Tag Archives: Carly Carioli

Naming names: Did the Globe make the right call?

redactedPreviously published at WGBH News.

We’re going to be hearing a lot about The Boston Globe’s decision to publish the names of the FBI agent and State Police troopers who were involved in the Florida shooting death of Ibragim Todashev, the Tamerlan Tsarnaev associate suspected of taking part in a triple murder in Waltham.

The story, by Globe reporter Maria Sacchetti, reveals that FBI agent Aaron McFarlane is a former Oakland police officer with a troubling past. The article raises serious questions about how law enforcement handled the investigation of perhaps the single most important figure connected to the Boston Marathon bombing suspects. Here is some background to keep in mind as the discussion unfolds.

This past January, David Boeri of WBUR Radio (90.9 FM) reported on the FBI-State Police interrogation that ended in Todashev’s death. Here’s what Boeri had to say about the names of the agent and the two troopers:

In the course of our investigation, WBUR has learned the names of the law enforcement officers involved in the shooting. We are not releasing the names at the request of both the FBI and the Massachusetts State Police, which cited specific concerns for their safety.

In today’s Globe article, we learn that the FBI agent’s name is Aaron McFarlane, and that he “has previously been publicly identified in a blog about the Boston Marathon case.”

That prompted Boston magazine editor-in-chief Carly Carioli to tweet:

(And by the way, in March Boston published its own long investigation into the shooting. The article, by Susan Zalkind, was also the subject of a one-hour segment on public radio’s “This American Life.”)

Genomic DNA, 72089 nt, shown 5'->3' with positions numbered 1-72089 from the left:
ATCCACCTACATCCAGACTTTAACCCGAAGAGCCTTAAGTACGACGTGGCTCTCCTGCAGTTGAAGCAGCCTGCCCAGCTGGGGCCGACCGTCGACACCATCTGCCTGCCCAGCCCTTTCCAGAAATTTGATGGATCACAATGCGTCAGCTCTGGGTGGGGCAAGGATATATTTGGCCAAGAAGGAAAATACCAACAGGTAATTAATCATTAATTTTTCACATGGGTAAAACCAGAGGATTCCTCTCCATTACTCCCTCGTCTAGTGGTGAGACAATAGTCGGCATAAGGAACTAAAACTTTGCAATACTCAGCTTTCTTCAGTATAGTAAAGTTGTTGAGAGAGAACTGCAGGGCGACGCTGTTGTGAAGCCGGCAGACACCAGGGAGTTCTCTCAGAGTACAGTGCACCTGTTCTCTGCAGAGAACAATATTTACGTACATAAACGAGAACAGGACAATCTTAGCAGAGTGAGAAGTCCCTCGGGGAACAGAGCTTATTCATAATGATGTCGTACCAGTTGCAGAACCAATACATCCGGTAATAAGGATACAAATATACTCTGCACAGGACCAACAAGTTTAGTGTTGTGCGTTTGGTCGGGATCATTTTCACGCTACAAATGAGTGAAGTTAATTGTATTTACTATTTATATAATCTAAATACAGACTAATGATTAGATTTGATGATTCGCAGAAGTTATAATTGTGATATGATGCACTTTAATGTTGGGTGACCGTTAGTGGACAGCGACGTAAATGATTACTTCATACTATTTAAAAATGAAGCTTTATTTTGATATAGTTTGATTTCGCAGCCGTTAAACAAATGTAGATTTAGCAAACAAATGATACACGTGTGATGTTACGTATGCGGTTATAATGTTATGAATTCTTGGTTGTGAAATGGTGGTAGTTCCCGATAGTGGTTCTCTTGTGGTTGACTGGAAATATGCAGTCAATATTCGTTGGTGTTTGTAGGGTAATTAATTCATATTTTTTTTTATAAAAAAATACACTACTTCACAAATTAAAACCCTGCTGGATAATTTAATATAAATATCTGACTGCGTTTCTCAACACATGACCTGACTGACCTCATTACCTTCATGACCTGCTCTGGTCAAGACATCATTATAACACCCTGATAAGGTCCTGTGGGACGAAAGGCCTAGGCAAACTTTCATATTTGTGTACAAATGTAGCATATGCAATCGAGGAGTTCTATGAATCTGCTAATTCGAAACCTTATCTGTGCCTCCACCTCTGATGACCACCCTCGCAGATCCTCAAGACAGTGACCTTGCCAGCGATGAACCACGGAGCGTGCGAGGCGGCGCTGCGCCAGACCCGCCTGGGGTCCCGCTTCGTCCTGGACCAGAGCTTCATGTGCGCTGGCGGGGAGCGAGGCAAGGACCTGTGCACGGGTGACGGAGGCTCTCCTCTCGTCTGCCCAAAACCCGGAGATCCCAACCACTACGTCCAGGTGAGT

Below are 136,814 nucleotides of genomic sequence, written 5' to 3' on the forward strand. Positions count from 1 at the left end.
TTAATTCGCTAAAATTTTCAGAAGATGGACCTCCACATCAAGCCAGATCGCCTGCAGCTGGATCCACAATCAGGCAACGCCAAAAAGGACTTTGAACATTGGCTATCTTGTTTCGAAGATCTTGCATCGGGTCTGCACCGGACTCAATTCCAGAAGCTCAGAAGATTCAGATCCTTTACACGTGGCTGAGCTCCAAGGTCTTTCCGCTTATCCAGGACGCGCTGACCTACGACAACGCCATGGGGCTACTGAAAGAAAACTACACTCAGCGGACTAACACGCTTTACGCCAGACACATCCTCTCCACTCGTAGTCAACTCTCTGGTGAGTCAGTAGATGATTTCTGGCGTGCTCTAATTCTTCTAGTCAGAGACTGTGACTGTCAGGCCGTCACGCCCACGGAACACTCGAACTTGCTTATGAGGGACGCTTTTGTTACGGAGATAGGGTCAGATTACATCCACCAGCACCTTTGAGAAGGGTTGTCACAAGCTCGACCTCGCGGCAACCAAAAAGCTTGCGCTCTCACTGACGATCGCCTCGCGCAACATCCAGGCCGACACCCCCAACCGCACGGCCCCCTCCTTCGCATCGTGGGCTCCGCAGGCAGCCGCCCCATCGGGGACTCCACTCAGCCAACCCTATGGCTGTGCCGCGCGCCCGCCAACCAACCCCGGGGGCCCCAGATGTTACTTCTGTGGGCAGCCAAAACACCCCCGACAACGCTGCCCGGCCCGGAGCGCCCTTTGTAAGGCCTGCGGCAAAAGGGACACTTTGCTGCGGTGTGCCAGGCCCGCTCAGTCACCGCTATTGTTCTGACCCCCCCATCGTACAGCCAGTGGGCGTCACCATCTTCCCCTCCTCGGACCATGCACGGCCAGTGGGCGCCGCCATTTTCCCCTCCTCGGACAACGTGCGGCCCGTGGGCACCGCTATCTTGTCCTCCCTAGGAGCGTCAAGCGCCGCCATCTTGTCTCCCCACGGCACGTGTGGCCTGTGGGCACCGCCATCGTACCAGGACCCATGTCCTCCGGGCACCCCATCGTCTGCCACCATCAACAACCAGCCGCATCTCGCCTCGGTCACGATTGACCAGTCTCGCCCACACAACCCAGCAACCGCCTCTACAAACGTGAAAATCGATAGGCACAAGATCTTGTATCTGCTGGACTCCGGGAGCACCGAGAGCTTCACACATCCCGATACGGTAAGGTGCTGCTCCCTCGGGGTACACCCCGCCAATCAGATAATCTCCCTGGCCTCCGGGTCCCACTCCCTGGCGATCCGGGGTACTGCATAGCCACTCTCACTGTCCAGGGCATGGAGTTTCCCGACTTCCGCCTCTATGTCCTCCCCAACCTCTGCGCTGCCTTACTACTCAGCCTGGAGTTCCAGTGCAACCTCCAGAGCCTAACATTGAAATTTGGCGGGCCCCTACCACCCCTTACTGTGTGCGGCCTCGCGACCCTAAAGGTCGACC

Carioli’s tweet leads to a site called “The Boston Marathon Bombings: What Happened?”, which on May 3 revealed the names of McFarlane and the two Massachusetts troopers, Joel Gagne and Curtis Cinelli. (As best as I can tell, that’s the first time any of the three officers was named.) According to the site, the names and uncensored crime-scene photos were obtained from PDFs of public records using techniques that sound similar to what the Globe did. The Globe offers this description:

The Globe obtained their names by removing improperly created redactions from an electronic copy of Florida prosecutor Jeffrey L. Ashton’s report — which in March found the shooting of Todashev justified — and then verifying their identities through interviews and multiple government records. Those records include voting, birth, and pension documents.

On May 5, the same “What Happened?” website revealed some of the problems McFarlane had as a member of the Oakland Police Department that are at the heart of today’s Globe story.

I should note that though the “What Happened?” site appears to have broken some important stories, it also traffics in rather, uh, unusual rhetoric. For instance, here is a photo of Dzhokhar Tsarnaev, bloody and injured as he surrendered in Watertown, beneath the headline “2013: THE YEAR AMERICA BEGAN HUNTING DOWN AND SHOOTINGS[sic] IT’S [sic] OWN TEENAGERS. WHY?”